I’m not saying it can’t be done. The transition can be effected over time, both by building new infrastructure and by reforming the way humans now use energy. My own favorite solution is to use photovoltaic satellites to harvest solar energy from orbit—where the radiation intensity is about ten times stronger than on the planet’s surface—both to fill the energy grid and to electrolyze seawater into oxygen and hydrogen for use as a motor fuel. These systems would be relatively inefficient but they would have the advantages of continuous operation, no moving parts, low maintenance, long operating life, and pure capital investment without operating or fuel costs. For a path to this, see my novel Sunflowers.
But over the short term, in the next ten to twenty years, which is when we will have to remake the world’s—not just the U.S.’s—energy infrastructure if we are to avoid catastrophe in the year 2100, the transition will not be gradual or seamless.
If we have to take down 50% of the U.S. electric supply over the next five or ten years—as some scientists and politicians have proposed—that means halving the amount of energy available. Unless you already have a roof made out of photovoltaic tiles, you would be faced with getting by on half the electric energy you use now. Think of the utility offering you the choice of service either mornings or evenings, or on Monday-Wednesday-Friday vs. Tuesday-Thursday-Saturday. And no falling back on lighting candles or using a gas-powered generator, as they do in Baghdad when the power’s out, because those sources would put huge amounts of carbon into the air. For the rest of the time you can either sleep or go for a walk. Think of being allowed to buy gasoline at the level of a World War II “nonessential use” ration card: four gallons a week. That’s fine if you ride a scooter and get 90 mpg, terrible if you drive an SUV and get about 17 mpg.8 For the rest of us, the choice is to cram onto inadequately designed buses and public transit systems. Air travel, railroads, and similar long-distance transportation would go under similar rationing.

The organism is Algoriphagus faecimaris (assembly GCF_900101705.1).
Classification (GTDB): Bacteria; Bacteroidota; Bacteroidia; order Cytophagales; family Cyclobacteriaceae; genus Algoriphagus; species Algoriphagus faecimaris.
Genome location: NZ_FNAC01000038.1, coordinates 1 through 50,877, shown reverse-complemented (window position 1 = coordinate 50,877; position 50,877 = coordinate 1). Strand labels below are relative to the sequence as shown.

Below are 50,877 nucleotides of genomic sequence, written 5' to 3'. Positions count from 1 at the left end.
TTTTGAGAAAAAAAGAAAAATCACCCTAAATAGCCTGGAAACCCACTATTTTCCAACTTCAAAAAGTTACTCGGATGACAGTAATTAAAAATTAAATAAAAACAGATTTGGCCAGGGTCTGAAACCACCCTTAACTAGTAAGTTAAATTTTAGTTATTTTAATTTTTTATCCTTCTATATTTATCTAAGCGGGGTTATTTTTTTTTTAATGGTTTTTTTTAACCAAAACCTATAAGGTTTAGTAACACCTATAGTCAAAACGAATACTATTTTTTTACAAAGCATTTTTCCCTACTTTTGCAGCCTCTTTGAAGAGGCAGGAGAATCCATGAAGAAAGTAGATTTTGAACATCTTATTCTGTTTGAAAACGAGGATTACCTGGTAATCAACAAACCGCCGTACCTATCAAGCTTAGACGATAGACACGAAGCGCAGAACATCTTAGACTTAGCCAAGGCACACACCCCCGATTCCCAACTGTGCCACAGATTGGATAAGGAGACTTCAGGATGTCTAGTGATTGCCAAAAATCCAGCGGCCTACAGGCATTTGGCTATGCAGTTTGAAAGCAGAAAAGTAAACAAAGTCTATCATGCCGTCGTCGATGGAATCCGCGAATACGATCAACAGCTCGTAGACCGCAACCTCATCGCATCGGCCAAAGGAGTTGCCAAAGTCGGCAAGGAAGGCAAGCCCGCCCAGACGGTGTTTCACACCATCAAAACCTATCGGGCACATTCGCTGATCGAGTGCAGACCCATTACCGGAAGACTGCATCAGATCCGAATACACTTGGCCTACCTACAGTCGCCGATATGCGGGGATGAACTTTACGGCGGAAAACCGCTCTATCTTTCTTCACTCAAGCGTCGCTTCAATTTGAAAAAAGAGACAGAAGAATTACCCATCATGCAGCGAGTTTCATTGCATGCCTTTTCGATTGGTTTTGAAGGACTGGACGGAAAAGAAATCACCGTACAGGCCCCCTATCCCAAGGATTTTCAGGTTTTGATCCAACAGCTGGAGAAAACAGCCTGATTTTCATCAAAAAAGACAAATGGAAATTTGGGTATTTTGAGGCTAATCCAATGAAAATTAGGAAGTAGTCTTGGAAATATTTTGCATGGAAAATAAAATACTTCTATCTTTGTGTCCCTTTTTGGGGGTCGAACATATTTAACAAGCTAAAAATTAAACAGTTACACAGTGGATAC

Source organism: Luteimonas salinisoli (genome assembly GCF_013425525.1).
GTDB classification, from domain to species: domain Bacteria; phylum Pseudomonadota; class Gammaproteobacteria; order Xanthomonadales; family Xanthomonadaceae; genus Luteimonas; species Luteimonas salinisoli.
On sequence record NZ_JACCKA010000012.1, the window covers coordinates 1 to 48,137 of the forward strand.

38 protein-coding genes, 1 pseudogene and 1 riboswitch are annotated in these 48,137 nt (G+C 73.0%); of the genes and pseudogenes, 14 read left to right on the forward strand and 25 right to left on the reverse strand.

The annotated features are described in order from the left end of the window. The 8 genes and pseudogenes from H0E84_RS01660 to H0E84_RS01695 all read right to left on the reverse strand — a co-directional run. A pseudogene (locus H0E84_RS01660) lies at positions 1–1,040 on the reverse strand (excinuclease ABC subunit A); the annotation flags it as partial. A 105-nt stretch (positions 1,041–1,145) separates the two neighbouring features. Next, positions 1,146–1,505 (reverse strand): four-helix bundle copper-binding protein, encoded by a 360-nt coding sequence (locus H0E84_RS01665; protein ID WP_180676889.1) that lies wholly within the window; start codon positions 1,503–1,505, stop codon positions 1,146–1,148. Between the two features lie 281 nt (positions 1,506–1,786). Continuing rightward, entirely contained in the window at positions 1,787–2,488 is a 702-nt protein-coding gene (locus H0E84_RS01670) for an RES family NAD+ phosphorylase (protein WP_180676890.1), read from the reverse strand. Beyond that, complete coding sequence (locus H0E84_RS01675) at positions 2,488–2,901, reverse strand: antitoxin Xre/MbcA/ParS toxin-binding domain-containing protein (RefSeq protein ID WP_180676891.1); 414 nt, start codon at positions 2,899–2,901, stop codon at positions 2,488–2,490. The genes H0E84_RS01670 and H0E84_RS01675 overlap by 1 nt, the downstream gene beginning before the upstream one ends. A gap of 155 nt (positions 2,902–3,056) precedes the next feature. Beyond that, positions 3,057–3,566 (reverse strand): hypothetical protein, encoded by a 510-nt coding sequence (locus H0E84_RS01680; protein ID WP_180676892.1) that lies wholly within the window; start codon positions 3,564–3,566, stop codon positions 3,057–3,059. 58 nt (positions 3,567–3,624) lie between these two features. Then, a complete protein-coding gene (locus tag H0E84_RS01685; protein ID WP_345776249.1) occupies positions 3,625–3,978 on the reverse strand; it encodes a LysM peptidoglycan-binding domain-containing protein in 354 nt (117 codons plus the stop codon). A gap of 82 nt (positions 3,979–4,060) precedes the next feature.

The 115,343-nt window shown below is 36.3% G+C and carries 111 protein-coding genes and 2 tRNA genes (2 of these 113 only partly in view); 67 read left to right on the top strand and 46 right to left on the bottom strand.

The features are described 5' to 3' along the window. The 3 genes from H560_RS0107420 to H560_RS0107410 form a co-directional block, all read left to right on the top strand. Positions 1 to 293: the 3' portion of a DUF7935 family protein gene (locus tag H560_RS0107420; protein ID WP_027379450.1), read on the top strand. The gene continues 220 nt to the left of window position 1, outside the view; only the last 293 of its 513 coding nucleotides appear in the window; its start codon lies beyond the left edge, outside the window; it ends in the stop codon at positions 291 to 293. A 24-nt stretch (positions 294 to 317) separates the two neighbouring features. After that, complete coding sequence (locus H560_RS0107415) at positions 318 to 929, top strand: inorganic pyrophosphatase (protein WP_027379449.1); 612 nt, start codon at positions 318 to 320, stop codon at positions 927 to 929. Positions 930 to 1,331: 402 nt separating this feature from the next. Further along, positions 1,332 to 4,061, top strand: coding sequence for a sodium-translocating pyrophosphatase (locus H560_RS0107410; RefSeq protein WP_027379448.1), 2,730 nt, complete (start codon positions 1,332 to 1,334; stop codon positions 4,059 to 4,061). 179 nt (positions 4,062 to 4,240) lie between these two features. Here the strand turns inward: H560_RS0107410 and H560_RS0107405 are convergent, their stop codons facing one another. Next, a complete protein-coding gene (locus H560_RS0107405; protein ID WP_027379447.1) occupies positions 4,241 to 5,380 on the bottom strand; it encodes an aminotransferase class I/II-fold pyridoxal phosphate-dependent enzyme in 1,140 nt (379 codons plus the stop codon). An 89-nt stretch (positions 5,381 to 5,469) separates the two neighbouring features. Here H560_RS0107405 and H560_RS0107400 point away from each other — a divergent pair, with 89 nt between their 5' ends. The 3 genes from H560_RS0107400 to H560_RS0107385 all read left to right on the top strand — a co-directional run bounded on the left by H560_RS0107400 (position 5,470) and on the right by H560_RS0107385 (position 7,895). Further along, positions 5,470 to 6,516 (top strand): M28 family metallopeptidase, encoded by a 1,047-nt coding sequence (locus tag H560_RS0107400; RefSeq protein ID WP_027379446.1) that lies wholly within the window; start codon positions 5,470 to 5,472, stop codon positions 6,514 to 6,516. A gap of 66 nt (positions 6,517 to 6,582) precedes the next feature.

Achieving an adequate response to global warming would require the federal government to assume wartime powers in peacetime. It can be done. America did it in the 1940s. England put up with wartime rationing until well into the 1950s. You could say the Soviet Union put up with conditions even more extreme during most of the 20th century. And places like Afghanistan, Ethiopia, Angola, and Mongolia live with vastly reduced carbon footprints to this day.